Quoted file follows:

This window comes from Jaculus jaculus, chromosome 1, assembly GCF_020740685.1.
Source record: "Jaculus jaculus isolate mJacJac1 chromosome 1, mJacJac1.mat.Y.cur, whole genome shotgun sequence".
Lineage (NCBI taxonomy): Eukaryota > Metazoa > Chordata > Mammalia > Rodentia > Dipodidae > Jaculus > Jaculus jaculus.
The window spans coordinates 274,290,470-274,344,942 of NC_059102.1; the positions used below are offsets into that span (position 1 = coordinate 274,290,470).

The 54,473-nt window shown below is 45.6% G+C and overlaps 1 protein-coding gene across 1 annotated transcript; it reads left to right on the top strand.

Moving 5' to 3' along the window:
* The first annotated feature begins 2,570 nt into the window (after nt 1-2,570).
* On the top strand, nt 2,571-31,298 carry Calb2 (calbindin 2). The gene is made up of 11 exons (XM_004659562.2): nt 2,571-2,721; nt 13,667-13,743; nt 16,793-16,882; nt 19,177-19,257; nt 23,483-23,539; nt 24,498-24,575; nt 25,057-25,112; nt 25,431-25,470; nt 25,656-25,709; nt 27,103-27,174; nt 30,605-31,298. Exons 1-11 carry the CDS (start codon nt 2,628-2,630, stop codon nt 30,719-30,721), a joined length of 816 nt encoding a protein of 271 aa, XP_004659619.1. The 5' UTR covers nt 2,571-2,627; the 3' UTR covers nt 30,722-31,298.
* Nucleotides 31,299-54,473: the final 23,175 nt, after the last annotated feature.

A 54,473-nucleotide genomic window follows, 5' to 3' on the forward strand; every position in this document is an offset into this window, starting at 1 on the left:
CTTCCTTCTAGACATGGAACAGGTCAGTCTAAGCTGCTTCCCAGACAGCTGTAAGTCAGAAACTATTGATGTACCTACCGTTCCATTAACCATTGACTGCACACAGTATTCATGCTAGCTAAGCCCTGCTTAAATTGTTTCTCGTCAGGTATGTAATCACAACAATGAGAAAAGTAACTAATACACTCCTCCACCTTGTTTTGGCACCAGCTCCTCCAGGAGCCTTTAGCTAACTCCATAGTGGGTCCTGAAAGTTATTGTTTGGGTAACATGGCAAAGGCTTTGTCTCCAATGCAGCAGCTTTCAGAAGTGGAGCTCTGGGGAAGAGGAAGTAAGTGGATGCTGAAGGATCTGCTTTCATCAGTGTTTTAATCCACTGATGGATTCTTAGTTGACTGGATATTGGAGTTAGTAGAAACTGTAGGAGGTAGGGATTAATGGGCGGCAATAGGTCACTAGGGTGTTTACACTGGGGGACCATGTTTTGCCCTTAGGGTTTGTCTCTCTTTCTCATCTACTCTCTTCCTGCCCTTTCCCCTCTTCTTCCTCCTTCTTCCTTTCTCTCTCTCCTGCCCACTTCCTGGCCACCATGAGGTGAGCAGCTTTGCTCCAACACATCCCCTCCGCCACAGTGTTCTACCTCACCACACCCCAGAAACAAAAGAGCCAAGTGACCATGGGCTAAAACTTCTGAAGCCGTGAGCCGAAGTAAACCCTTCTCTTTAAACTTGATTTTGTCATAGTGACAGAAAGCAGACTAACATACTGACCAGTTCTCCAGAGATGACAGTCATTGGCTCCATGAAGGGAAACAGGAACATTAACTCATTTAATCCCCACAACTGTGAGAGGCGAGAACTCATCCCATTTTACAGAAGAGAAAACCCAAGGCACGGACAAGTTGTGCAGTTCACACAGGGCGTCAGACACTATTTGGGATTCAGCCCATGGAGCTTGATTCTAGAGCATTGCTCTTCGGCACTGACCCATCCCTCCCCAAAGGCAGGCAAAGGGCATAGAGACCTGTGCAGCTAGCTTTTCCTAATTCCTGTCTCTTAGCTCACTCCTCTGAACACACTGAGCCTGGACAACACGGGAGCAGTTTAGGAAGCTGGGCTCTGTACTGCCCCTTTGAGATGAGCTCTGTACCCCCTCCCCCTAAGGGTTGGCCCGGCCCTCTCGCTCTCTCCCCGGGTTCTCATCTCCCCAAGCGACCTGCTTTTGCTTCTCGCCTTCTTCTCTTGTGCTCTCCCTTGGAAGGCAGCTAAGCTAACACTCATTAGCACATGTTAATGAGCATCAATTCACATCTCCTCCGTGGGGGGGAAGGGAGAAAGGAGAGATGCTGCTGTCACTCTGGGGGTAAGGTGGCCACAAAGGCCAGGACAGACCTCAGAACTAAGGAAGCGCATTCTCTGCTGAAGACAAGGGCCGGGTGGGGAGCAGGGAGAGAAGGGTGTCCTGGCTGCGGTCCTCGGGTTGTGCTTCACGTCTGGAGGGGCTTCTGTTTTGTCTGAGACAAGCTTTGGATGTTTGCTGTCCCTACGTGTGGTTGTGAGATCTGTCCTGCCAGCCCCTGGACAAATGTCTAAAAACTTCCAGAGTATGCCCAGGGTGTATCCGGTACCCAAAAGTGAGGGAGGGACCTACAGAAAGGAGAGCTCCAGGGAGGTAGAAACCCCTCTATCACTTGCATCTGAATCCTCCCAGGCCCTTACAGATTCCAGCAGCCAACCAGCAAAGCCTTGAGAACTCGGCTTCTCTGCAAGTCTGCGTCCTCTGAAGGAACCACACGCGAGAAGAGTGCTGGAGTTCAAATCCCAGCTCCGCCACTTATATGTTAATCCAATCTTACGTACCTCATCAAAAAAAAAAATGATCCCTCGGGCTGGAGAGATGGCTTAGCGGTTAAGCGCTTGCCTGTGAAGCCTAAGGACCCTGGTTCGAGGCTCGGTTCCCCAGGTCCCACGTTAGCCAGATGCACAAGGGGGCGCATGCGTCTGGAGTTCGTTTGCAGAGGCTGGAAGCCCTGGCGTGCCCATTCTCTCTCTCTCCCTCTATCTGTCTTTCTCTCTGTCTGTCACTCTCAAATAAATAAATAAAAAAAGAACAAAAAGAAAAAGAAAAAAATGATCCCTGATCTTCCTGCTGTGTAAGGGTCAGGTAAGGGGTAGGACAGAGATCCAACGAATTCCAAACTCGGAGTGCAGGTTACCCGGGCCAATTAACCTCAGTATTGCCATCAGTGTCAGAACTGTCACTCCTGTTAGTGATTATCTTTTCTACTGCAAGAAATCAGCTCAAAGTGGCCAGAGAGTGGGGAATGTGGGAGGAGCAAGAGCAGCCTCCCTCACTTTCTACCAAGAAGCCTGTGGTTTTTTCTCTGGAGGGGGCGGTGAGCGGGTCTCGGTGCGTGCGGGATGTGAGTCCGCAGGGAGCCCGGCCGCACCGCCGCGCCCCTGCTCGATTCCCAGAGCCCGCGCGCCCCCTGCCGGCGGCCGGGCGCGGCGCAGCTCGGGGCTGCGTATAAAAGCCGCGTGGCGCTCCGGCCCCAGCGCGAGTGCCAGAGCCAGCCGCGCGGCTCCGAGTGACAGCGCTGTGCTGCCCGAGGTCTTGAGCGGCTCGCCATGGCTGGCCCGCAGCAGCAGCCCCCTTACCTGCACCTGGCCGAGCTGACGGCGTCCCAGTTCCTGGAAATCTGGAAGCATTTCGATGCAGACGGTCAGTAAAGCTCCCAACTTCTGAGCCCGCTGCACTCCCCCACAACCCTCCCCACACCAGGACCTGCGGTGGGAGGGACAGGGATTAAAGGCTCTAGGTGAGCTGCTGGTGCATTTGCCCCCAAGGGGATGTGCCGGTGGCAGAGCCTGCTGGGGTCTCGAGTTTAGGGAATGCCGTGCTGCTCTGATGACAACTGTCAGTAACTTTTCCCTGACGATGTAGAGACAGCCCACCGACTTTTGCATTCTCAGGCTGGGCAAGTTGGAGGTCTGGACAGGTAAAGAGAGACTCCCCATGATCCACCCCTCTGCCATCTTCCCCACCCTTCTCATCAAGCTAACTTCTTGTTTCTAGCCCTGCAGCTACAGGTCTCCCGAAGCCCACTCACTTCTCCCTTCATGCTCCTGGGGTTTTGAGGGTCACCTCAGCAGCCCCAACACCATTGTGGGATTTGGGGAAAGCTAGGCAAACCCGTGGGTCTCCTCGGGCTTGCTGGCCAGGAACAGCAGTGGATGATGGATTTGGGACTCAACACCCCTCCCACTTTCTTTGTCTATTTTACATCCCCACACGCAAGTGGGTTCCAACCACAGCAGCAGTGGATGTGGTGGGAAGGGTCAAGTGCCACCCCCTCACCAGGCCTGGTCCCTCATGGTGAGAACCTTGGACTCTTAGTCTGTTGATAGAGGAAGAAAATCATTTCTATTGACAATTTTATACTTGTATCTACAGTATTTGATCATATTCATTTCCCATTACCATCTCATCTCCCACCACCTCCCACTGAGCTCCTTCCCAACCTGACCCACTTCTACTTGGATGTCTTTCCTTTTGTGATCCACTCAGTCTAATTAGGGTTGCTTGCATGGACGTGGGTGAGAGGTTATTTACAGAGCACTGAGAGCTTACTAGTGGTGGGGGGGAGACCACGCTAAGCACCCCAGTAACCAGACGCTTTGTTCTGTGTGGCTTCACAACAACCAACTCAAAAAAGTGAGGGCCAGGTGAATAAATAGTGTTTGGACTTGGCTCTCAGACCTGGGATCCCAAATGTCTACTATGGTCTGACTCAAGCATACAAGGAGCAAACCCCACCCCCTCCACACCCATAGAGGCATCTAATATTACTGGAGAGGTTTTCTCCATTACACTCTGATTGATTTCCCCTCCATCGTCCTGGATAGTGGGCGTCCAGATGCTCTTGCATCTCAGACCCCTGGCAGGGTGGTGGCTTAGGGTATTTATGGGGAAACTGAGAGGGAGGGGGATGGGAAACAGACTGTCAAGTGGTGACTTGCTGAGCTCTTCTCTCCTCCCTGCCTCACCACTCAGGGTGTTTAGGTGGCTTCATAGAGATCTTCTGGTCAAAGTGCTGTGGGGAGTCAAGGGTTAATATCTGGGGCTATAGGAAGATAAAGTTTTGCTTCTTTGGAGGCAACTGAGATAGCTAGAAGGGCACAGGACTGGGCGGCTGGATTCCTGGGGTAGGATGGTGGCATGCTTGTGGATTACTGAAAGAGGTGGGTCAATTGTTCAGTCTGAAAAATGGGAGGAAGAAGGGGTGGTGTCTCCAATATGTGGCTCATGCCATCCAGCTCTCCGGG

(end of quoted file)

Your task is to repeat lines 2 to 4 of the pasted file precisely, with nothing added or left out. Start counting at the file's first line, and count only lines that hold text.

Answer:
Source record: "Jaculus jaculus isolate mJacJac1 chromosome 1, mJacJac1.mat.Y.cur, whole genome shotgun sequence".
Lineage (NCBI taxonomy): Eukaryota > Metazoa > Chordata > Mammalia > Rodentia > Dipodidae > Jaculus > Jaculus jaculus.
The window spans coordinates 274,290,470-274,344,942 of NC_059102.1; the positions used below are offsets into that span (position 1 = coordinate 274,290,470).